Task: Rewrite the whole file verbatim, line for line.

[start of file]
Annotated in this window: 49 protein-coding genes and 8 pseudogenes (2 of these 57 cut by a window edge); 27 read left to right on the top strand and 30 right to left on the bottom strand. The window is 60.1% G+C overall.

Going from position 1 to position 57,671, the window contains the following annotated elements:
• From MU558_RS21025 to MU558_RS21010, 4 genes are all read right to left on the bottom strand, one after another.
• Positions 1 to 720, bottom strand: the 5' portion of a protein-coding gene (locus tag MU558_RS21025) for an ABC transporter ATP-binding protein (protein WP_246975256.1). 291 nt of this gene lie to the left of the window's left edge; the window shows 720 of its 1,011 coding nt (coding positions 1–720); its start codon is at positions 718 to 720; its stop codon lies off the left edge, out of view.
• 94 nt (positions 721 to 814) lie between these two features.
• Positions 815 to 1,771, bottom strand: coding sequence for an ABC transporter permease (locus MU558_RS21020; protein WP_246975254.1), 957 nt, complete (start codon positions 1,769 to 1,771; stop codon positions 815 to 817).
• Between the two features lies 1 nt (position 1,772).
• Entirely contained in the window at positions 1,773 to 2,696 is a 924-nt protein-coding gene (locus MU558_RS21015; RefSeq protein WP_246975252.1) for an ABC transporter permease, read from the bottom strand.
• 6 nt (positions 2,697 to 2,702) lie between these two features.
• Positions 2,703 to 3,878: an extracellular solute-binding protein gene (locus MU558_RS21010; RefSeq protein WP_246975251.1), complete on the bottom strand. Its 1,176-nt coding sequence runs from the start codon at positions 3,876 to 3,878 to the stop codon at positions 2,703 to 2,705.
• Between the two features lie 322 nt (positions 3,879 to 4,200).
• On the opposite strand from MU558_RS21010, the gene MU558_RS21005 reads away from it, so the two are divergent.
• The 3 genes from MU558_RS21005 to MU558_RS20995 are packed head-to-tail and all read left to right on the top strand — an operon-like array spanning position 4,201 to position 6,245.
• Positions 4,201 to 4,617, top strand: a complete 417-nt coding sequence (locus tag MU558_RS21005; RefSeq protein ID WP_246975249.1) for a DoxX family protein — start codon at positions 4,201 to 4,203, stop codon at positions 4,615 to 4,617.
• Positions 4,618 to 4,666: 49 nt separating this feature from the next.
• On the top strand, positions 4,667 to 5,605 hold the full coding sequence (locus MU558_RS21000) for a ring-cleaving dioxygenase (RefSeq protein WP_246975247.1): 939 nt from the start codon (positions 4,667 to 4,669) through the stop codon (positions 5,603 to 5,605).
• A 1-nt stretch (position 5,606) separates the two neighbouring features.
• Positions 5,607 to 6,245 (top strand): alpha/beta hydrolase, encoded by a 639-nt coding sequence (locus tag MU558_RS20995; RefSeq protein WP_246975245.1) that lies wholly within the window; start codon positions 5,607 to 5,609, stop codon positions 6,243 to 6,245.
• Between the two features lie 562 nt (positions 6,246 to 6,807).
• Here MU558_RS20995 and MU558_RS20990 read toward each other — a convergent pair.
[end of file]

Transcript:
Annotated in this window: 49 protein-coding genes and 8 pseudogenes (2 of these 57 cut by a window edge); 27 read left to right on the top strand and 30 right to left on the bottom strand. The window is 60.1% G+C overall.

Going from position 1 to position 57,671, the window contains the following annotated elements:
• From MU558_RS21025 to MU558_RS21010, 4 genes are all read right to left on the bottom strand, one after another.
• Positions 1 to 720, bottom strand: the 5' portion of a protein-coding gene (locus tag MU558_RS21025) for an ABC transporter ATP-binding protein (protein WP_246975256.1). 291 nt of this gene lie to the left of the window's left edge; the window shows 720 of its 1,011 coding nt (coding positions 1–720); its start codon is at positions 718 to 720; its stop codon lies off the left edge, out of view.
• 94 nt (positions 721 to 814) lie between these two features.
• Positions 815 to 1,771, bottom strand: coding sequence for an ABC transporter permease (locus MU558_RS21020; protein WP_246975254.1), 957 nt, complete (start codon positions 1,769 to 1,771; stop codon positions 815 to 817).
• Between the two features lies 1 nt (position 1,772).
• Entirely contained in the window at positions 1,773 to 2,696 is a 924-nt protein-coding gene (locus MU558_RS21015; RefSeq protein WP_246975252.1) for an ABC transporter permease, read from the bottom strand.
• 6 nt (positions 2,697 to 2,702) lie between these two features.
• Positions 2,703 to 3,878: an extracellular solute-binding protein gene (locus MU558_RS21010; RefSeq protein WP_246975251.1), complete on the bottom strand. Its 1,176-nt coding sequence runs from the start codon at positions 3,876 to 3,878 to the stop codon at positions 2,703 to 2,705.
• Between the two features lie 322 nt (positions 3,879 to 4,200).
• On the opposite strand from MU558_RS21010, the gene MU558_RS21005 reads away from it, so the two are divergent.
• The 3 genes from MU558_RS21005 to MU558_RS20995 are packed head-to-tail and all read left to right on the top strand — an operon-like array spanning position 4,201 to position 6,245.
• Positions 4,201 to 4,617, top strand: a complete 417-nt coding sequence (locus tag MU558_RS21005; RefSeq protein ID WP_246975249.1) for a DoxX family protein — start codon at positions 4,201 to 4,203, stop codon at positions 4,615 to 4,617.
• Positions 4,618 to 4,666: 49 nt separating this feature from the next.
• On the top strand, positions 4,667 to 5,605 hold the full coding sequence (locus MU558_RS21000) for a ring-cleaving dioxygenase (RefSeq protein WP_246975247.1): 939 nt from the start codon (positions 4,667 to 4,669) through the stop codon (positions 5,603 to 5,605).
• A 1-nt stretch (position 5,606) separates the two neighbouring features.
• Positions 5,607 to 6,245 (top strand): alpha/beta hydrolase, encoded by a 639-nt coding sequence (locus tag MU558_RS20995; RefSeq protein WP_246975245.1) that lies wholly within the window; start codon positions 5,607 to 5,609, stop codon positions 6,243 to 6,245.
• Between the two features lie 562 nt (positions 6,246 to 6,807).
• Here MU558_RS20995 and MU558_RS20990 read toward each other — a convergent pair.